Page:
New rules represent a big political risk for Democrats

But it also comes with a significant risk to his party, particularly to Democrats hailing from coal-producing states (think West Virginia, Virginia, Kentucky, even Ohio). Republicans argue that the regulations will hurt the economy and these coal/energy jobs. “[T]his is just the latest attempt at a national energy tax by the Obama administration and yet another assault on Kentucky coal jobs and the Commonwealth's economy,” said Senate Minority Leader Mitch McConnell (R-KY), who is running for re-election in a very competitive race against Alison Grimes (D). House Speaker John Boehner’s office adds, “The president’s plan would indeed cause a surge in electricity bills -- costs stand to go up $17 billion every year. But it would also shut down plants and potentially put an average of 224,000 more people out of work every year.” So move over Obamacare, Benghazi, even the recent political skirmish over the VA. It’s very likely that “Obama’s war on coal” could be the GOP’s rallying cry over the next five months. Consequently, today probably isn’t going to be a good day for Alison Grimes. But the debate also comes with a risk for the GOP. What is their solution to reduce greenhouse gases? Do they disagree with the vast majority of scientists who believe human actions have contributed to climate change? As Sen. Marco Rubio (R-FL) recently discovered, these questions can be problematic for GOP politicians, especially those who represent a coastal state.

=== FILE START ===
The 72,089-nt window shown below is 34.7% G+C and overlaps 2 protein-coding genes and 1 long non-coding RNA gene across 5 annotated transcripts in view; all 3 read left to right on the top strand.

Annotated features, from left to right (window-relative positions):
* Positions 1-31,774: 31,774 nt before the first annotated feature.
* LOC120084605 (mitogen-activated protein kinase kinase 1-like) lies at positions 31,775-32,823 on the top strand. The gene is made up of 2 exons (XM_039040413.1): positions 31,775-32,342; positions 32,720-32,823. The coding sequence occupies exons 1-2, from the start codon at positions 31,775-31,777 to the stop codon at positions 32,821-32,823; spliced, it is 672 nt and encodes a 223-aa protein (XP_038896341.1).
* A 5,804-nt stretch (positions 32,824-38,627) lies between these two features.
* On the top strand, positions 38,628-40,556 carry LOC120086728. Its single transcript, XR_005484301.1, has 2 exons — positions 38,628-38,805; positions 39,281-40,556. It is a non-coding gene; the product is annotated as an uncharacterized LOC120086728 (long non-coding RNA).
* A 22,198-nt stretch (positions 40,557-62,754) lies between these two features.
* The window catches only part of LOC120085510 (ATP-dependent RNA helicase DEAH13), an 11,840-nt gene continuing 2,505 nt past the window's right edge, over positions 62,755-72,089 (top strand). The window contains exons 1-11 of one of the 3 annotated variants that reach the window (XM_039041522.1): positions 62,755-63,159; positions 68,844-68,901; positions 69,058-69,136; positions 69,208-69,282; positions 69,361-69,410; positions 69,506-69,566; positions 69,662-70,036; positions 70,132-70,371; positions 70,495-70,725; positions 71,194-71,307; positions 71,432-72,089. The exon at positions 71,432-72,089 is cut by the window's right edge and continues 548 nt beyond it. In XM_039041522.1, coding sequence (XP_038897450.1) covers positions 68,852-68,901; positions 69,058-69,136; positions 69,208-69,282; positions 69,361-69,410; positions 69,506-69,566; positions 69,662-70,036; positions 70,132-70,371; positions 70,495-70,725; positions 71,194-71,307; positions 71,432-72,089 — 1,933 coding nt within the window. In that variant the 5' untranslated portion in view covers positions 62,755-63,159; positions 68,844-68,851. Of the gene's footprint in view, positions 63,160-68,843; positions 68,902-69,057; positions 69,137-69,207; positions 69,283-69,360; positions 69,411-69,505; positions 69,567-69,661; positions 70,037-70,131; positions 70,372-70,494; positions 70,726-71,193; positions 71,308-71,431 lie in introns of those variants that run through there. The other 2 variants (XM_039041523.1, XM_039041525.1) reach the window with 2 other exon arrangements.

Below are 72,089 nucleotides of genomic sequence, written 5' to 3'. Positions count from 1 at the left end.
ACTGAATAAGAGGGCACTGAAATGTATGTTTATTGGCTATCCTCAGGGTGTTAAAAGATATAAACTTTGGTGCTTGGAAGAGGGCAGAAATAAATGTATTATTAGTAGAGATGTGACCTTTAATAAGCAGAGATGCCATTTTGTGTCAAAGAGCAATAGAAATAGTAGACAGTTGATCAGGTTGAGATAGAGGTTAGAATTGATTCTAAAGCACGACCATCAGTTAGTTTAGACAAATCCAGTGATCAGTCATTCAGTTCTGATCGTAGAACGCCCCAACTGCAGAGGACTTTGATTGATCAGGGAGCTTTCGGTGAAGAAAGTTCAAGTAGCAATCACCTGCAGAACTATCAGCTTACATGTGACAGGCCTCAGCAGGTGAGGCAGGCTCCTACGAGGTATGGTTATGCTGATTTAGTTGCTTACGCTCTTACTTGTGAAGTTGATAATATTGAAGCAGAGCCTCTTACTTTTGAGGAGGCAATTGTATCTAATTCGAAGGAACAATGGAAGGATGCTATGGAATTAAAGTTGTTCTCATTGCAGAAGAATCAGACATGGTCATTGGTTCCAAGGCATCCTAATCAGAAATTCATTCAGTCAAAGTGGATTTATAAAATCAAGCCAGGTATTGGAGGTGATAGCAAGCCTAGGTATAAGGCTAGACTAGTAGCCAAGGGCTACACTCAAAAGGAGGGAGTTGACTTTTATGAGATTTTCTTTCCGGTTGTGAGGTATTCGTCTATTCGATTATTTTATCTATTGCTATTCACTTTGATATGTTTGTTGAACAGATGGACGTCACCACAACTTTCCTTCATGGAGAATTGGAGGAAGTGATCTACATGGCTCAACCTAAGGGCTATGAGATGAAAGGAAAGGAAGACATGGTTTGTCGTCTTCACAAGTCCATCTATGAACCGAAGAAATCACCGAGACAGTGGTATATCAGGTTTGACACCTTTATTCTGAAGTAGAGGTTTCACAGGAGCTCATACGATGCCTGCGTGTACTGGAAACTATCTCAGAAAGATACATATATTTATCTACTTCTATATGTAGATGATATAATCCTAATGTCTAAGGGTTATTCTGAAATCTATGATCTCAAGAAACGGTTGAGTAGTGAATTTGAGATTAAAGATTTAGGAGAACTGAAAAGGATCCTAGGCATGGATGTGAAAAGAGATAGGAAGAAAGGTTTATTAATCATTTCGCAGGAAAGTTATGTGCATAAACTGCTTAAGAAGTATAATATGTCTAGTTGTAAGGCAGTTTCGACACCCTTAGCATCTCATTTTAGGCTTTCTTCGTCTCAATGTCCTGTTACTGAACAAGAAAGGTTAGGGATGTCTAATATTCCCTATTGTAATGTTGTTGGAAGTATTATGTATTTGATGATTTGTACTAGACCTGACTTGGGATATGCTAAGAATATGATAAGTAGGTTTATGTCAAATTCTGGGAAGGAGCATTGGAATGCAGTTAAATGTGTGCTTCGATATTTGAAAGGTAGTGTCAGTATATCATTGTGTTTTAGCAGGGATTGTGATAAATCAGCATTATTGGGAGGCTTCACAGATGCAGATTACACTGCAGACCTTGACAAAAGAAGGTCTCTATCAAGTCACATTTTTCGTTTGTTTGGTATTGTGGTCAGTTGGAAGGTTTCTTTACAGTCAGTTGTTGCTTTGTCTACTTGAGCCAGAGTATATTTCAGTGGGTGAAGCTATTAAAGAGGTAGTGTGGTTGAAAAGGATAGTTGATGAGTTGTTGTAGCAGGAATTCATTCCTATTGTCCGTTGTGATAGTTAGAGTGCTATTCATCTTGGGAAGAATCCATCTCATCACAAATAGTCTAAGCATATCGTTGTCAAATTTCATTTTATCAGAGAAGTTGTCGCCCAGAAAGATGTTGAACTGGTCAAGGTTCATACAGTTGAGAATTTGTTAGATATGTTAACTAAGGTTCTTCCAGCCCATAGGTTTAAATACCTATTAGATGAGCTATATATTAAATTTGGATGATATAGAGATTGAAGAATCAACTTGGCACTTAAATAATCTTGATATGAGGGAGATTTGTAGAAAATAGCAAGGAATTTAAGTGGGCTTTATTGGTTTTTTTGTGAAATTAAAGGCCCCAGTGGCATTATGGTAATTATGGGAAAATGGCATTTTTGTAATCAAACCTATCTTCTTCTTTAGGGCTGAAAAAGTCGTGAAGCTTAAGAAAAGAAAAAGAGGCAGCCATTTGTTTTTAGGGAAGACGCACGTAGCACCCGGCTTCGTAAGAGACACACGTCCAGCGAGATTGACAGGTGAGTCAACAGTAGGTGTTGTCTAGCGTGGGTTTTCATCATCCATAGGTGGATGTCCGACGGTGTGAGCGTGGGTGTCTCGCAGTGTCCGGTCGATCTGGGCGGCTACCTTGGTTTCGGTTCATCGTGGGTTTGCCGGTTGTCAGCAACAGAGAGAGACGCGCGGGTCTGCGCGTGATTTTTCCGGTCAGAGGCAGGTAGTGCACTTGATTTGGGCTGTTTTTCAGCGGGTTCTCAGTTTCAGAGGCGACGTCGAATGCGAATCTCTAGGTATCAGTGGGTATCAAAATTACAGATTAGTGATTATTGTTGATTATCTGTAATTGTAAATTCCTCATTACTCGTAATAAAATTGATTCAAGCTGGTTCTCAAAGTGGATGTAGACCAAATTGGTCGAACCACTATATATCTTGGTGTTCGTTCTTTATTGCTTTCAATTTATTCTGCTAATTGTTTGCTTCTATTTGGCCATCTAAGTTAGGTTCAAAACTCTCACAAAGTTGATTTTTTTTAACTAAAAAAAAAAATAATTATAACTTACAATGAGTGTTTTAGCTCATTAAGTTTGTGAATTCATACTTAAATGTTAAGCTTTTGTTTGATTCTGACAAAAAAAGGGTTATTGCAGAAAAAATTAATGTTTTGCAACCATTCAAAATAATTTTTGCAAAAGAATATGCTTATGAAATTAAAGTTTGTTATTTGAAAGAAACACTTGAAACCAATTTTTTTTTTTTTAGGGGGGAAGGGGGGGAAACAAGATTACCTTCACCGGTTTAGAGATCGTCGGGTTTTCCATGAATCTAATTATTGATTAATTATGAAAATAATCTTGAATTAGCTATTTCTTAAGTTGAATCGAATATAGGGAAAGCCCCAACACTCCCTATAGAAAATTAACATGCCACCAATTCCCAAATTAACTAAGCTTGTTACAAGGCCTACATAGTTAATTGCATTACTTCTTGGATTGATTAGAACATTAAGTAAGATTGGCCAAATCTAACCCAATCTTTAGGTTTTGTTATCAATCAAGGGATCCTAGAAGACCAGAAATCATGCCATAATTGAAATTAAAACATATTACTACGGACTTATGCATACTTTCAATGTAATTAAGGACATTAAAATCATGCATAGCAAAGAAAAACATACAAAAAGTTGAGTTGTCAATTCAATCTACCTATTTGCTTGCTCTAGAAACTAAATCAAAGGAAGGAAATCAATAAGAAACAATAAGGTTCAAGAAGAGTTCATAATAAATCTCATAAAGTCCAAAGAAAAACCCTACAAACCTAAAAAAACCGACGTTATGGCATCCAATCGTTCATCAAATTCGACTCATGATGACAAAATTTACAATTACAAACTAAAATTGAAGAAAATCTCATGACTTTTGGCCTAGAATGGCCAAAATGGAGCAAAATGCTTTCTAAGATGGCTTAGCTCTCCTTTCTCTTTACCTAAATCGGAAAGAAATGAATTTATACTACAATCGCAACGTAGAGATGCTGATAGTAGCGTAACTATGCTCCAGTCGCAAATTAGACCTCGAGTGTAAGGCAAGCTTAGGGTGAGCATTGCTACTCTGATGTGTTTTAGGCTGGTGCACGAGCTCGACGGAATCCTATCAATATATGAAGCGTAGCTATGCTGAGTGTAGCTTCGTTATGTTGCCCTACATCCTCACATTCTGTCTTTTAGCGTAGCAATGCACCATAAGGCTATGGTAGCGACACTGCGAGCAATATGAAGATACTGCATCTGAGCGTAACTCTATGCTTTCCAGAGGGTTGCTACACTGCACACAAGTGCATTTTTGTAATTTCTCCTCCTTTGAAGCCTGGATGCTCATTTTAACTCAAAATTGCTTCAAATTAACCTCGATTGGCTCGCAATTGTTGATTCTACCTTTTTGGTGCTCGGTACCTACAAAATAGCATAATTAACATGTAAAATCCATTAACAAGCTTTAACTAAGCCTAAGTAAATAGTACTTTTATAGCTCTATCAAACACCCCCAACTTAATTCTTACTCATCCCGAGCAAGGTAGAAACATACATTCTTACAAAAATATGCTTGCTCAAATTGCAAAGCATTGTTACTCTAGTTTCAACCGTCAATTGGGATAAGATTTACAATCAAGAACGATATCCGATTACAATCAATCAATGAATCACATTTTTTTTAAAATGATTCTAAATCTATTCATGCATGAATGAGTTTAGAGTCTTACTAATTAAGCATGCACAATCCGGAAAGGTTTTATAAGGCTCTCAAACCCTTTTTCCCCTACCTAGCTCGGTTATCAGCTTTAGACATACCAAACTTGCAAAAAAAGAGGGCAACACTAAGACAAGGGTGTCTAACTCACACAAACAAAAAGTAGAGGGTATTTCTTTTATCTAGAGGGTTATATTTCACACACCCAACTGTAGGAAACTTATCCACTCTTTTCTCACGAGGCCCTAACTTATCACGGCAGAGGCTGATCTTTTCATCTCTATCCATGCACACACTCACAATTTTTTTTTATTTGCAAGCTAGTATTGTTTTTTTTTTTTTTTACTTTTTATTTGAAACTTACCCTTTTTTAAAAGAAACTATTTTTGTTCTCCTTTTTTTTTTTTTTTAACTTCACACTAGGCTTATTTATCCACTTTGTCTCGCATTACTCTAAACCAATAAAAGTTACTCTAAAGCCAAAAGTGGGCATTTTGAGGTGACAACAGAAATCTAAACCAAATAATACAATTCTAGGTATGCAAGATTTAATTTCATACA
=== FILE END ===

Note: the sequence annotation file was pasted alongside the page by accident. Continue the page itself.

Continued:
State-based compliance